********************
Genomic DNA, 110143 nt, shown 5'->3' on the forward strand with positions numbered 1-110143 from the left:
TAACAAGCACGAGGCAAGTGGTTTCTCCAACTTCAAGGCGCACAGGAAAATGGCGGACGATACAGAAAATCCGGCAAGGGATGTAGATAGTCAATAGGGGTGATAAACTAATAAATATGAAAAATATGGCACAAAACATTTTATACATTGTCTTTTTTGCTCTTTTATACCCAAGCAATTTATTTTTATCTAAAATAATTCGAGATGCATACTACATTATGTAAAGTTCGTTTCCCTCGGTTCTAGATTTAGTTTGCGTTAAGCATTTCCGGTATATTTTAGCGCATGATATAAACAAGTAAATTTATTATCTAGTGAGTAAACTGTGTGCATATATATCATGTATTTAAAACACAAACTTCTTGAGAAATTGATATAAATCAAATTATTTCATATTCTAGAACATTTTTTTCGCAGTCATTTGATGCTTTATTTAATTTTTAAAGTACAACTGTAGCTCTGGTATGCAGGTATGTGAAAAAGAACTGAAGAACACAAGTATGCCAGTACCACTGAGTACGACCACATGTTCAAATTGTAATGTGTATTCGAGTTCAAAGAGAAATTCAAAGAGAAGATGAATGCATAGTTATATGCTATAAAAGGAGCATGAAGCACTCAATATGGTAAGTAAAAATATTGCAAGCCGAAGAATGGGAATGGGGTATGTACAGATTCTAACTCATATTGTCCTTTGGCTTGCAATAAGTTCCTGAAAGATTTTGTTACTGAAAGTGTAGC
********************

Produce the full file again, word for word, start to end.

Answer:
Genomic DNA, 110143 nt, shown 5'->3' on the forward strand with positions numbered 1-110143 from the left:
TAACAAGCACGAGGCAAGTGGTTTCTCCAACTTCAAGGCGCACAGGAAAATGGCGGACGATACAGAAAATCCGGCAAGGGATGTAGATAGTCAATAGGGGTGATAAACTAATAAATATGAAAAATATGGCACAAAACATTTTATACATTGTCTTTTTTGCTCTTTTATACCCAAGCAATTTATTTTTATCTAAAATAATTCGAGATGCATACTACATTATGTAAAGTTCGTTTCCCTCGGTTCTAGATTTAGTTTGCGTTAAGCATTTCCGGTATATTTTAGCGCATGATATAAACAAGTAAATTTATTATCTAGTGAGTAAACTGTGTGCATATATATCATGTATTTAAAACACAAACTTCTTGAGAAATTGATATAAATCAAATTATTTCATATTCTAGAACATTTTTTTCGCAGTCATTTGATGCTTTATTTAATTTTTAAAGTACAACTGTAGCTCTGGTATGCAGGTATGTGAAAAAGAACTGAAGAACACAAGTATGCCAGTACCACTGAGTACGACCACATGTTCAAATTGTAATGTGTATTCGAGTTCAAAGAGAAATTCAAAGAGAAGATGAATGCATAGTTATATGCTATAAAAGGAGCATGAAGCACTCAATATGGTAAGTAAAAATATTGCAAGCCGAAGAATGGGAATGGGGTATGTACAGATTCTAACTCATATTGTCCTTTGGCTTGCAATAAGTTCCTGAAAGATTTTGTTACTGAAAGTGTAGC